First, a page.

In a world in which what's happening is analyzed and dissected, chewed up and spat out, before it even happens, there is, in fact, a surprising amount of surprise.
Consider recent days. With the U.S. poised to strike Syria for its government's alleged and apparent use of chemical weapons, suddenly we learn that the British House of Commons has denied the British government authorization to join the U.S. in the strike, a virtually unheard of event. No one, at least on this side of the pond, seems to have told the Obama administration that a possibility was actually a probability.
Suddenly realizing the risks of going it alone, Obama surprises even his close advisers, to say nothing of the pundits, by not announcing the strike on Syria that he was supposed to announce, but rather that he will seek authorization from the Congress even though there is a good chance he won't get it.
With the Obama administration cursing Russia throughout for its unwillingness to deal with Syria, Putin suddenly announces that he will work with the U.S. to persuade Syria to give up its stock of chemical weapons, at which point Obama asks Congress to hold on taking a vote. In a bizarre twist, the New York Times prints an op-ed from Putin, full of insults but also insights, saying that America is a danger to the world. It does so under the remarkable headline: 'A plea for caution from Russia.'
Impossible, improbable, but all considered, a most interesting sequence of events that, at least for the moment, has turned despair into hope.
The British people and the American people -- from empire past to empire present -- are demonstrably anti-war, which is no small matter. That's good news that has probably caught a lot of us by surprise. Foreign policy is a matter for the experts, the elites, and the people, the unwashed, are supposed to go along. Not only are they not going along, but in a surprising outburst of democracy, those hoary institutions, the elected legislatures, are actually representing their views. That hasn't received enough comment, given that maybe it's the biggest surprise of all.
Granted some of the anti-war support in America is not from your usual suspects. The populist right, the Tea Party in particular, is hardly the pacifist left, but it wants less government spending, including on the military and wants America to mind its own business.
On the matter presently before us, let their voices be heard and their votes tallied. Motives aren't everything. And America does have a tradition of isolationism which it has managed to bury since 1945. A bit of it, even quite a lot of it, could be good for America and for the world.
Enter Putin, a brute, a bigot and a loud mouth, with his crude sense of the melodramatic. But bullies sometimes speak a truth or two and need to be listened to. "It is alarming," says Putin, conjuring up Afghanistan and Iraq, "that military intervention in internal conflicts has become commonplace for the United States." How many of us, including many Americans (think Noam Chomsky), have not said as much? "We must," he writes, "stop using the language of force," which is quite a concession for a bully.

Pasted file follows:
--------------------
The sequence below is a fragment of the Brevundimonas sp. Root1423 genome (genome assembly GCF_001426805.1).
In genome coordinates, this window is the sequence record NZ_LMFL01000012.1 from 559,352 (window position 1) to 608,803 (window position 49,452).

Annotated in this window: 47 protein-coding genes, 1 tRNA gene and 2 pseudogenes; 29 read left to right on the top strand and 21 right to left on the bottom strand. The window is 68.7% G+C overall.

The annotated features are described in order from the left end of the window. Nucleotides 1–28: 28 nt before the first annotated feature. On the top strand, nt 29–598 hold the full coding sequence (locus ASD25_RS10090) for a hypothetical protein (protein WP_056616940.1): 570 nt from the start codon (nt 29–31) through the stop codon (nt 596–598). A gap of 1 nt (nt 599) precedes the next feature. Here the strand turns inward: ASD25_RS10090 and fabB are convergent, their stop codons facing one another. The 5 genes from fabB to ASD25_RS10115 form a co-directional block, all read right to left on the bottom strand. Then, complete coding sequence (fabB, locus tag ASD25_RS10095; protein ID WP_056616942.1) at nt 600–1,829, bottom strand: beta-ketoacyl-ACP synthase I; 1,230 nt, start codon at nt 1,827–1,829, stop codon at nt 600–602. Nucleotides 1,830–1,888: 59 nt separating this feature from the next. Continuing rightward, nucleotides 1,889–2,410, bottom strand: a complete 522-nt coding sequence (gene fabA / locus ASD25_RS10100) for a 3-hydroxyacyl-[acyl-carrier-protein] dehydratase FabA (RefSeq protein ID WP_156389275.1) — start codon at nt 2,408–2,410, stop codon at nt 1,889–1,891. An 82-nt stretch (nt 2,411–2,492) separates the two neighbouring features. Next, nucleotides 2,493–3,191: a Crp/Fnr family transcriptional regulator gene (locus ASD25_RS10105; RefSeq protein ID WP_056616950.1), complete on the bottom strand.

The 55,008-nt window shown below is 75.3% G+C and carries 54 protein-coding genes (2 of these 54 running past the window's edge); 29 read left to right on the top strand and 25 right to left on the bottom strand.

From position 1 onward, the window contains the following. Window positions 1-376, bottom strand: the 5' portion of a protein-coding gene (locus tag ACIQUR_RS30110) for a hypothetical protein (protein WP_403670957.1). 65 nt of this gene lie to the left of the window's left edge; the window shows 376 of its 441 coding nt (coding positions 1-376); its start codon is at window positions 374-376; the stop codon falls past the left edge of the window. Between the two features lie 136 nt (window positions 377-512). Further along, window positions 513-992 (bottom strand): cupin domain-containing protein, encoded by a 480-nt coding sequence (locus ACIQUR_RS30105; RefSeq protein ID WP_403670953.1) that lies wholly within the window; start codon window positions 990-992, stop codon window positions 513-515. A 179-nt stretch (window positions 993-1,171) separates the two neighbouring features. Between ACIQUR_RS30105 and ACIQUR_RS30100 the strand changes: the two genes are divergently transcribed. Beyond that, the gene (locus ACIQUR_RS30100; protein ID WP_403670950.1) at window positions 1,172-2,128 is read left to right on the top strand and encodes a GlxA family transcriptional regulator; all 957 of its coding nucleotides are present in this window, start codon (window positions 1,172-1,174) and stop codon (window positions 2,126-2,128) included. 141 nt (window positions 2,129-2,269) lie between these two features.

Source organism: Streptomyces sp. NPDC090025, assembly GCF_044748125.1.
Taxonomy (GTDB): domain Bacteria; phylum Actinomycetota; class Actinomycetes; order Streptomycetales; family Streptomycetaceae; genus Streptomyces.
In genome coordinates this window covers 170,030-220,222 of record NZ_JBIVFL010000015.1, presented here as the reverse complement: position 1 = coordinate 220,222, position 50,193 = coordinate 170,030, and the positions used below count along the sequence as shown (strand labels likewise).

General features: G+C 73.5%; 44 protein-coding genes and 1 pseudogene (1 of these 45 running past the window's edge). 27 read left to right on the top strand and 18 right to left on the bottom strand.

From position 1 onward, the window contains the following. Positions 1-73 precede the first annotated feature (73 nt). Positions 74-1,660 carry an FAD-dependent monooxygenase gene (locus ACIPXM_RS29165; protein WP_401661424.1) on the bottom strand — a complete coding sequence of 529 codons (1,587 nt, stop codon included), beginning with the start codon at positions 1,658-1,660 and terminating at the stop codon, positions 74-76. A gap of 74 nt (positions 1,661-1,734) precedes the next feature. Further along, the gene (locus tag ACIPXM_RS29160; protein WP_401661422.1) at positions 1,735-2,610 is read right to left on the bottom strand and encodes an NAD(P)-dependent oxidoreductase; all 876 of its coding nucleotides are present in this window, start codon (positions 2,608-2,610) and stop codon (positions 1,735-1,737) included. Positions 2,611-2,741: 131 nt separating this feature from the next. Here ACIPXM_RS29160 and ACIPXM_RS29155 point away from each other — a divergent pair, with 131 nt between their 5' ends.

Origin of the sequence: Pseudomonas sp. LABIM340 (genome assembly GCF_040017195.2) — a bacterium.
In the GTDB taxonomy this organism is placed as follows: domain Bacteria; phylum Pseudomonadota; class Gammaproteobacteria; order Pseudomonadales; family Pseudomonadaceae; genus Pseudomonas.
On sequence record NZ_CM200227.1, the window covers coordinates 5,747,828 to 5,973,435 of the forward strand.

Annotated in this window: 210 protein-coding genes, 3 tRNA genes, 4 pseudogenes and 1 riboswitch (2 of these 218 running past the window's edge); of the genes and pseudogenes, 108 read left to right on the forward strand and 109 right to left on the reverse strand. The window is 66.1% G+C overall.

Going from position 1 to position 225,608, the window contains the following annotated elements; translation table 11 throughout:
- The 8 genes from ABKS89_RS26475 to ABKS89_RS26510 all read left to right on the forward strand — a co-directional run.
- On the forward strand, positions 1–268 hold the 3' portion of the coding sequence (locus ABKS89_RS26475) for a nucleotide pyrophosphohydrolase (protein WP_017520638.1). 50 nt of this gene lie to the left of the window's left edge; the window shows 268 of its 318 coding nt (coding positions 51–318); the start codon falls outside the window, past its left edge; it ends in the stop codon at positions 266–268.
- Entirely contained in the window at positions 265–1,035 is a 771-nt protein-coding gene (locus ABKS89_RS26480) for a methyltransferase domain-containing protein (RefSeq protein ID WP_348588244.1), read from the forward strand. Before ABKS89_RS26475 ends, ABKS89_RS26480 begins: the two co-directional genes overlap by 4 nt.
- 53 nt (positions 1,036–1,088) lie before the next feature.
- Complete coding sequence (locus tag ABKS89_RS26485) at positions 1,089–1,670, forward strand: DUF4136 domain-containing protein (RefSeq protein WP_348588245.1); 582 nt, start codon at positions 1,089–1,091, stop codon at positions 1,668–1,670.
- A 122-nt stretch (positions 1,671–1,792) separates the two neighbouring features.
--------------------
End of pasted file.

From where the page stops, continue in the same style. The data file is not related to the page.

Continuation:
Putin proceeds to make a point, not uncommon to American scholarship but rarely voiced in the mainstream media. In explaining why America must do something given what Assad has done, Obama says that American willingness to do this is "what makes America different. It's what makes us exceptional." Putin takes strong exception to this claim of exceptionalism: "It is extremely dangerous to encourage people to see themselves as exceptional, whatever the motivation."
"We are all different," Putin reminds us, but, in an apparent reference to the custom of American presidents to end every speech with "God bless America," he acidly observes "but when we ask for the Lord's blessings we must not forget that God created us equal." Ouch, that hurts.
Meanwhile, though the killing in Syria proceeds, the U.S. and Russia have already reached a framework agreement on getting rid of the humungous Syrian stockpile of chemical weapons. There's still a long way to go, but Obama's ambivalence and Putin's truculence and candour have created an opening for diplomacy to do what seemed impossible only days ago. It is always possible that one opening could lead to another and somehow end the slaughter. Our best hope is for more good surprises.
Mel Watkins is Professor Emeritus of Economics and Political Science at the University of Toronto. He is Editor Emeritus of This Magazine and a frequent contributor to Peace magazine. He is a member of Pugwash Canada and former President of Science for Peace. Watkins is recipient of the 2008 inaugural Galbraith Prize in Economics and Social Justice awarded by the Progressive Economics Forum.
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